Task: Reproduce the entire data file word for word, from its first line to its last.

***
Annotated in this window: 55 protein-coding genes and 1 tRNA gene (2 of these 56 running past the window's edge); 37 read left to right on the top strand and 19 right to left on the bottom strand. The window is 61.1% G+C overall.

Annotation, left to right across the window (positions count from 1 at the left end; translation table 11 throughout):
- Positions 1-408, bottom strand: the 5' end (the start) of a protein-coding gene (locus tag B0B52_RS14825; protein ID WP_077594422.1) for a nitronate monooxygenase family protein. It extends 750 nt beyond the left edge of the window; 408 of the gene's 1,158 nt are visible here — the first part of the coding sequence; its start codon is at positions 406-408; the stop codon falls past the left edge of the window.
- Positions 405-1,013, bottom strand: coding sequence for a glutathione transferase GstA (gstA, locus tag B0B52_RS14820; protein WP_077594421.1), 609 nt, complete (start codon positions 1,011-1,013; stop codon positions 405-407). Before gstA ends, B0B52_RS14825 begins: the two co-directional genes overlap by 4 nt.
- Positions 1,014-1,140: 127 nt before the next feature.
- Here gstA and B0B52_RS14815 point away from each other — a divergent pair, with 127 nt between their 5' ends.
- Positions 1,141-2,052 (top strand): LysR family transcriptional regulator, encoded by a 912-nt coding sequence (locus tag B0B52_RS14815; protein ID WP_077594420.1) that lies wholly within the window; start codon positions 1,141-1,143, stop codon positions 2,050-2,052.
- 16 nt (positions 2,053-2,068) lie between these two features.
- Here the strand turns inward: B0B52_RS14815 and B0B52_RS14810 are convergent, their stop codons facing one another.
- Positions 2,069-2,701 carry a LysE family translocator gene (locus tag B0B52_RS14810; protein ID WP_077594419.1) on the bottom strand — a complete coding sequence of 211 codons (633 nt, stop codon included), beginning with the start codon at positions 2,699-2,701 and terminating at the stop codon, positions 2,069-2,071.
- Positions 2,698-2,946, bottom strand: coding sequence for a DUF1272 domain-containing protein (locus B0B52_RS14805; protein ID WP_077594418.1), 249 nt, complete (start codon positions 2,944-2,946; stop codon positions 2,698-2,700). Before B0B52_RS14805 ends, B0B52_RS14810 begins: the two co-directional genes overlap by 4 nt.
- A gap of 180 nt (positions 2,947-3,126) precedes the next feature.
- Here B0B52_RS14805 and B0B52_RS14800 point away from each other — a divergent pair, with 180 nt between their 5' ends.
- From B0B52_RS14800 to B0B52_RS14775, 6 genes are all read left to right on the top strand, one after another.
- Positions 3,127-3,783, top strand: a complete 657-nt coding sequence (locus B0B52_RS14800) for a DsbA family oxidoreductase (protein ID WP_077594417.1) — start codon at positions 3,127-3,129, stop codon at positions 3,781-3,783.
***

Annotated in this window: 55 protein-coding genes and 1 tRNA gene (2 of these 56 running past the window's edge); 37 read left to right on the top strand and 19 right to left on the bottom strand. The window is 61.1% G+C overall.

Annotation, left to right across the window (positions count from 1 at the left end; translation table 11 throughout):
- Positions 1-408, bottom strand: the 5' end (the start) of a protein-coding gene (locus tag B0B52_RS14825; protein ID WP_077594422.1) for a nitronate monooxygenase family protein. It extends 750 nt beyond the left edge of the window; 408 of the gene's 1,158 nt are visible here — the first part of the coding sequence; its start codon is at positions 406-408; the stop codon falls past the left edge of the window.
- Positions 405-1,013, bottom strand: coding sequence for a glutathione transferase GstA (gstA, locus tag B0B52_RS14820; protein WP_077594421.1), 609 nt, complete (start codon positions 1,011-1,013; stop codon positions 405-407). Before gstA ends, B0B52_RS14825 begins: the two co-directional genes overlap by 4 nt.
- Positions 1,014-1,140: 127 nt before the next feature.
- Here gstA and B0B52_RS14815 point away from each other — a divergent pair, with 127 nt between their 5' ends.
- Positions 1,141-2,052 (top strand): LysR family transcriptional regulator, encoded by a 912-nt coding sequence (locus tag B0B52_RS14815; protein ID WP_077594420.1) that lies wholly within the window; start codon positions 1,141-1,143, stop codon positions 2,050-2,052.
- 16 nt (positions 2,053-2,068) lie between these two features.
- Here the strand turns inward: B0B52_RS14815 and B0B52_RS14810 are convergent, their stop codons facing one another.
- Positions 2,069-2,701 carry a LysE family translocator gene (locus tag B0B52_RS14810; protein ID WP_077594419.1) on the bottom strand — a complete coding sequence of 211 codons (633 nt, stop codon included), beginning with the start codon at positions 2,699-2,701 and terminating at the stop codon, positions 2,069-2,071.
- Positions 2,698-2,946, bottom strand: coding sequence for a DUF1272 domain-containing protein (locus B0B52_RS14805; protein ID WP_077594418.1), 249 nt, complete (start codon positions 2,944-2,946; stop codon positions 2,698-2,700). Before B0B52_RS14805 ends, B0B52_RS14810 begins: the two co-directional genes overlap by 4 nt.
- A gap of 180 nt (positions 2,947-3,126) precedes the next feature.
- Here B0B52_RS14805 and B0B52_RS14800 point away from each other — a divergent pair, with 180 nt between their 5' ends.
- From B0B52_RS14800 to B0B52_RS14775, 6 genes are all read left to right on the top strand, one after another.
- Positions 3,127-3,783, top strand: a complete 657-nt coding sequence (locus B0B52_RS14800) for a DsbA family oxidoreductase (protein ID WP_077594417.1) — start codon at positions 3,127-3,129, stop codon at positions 3,781-3,783.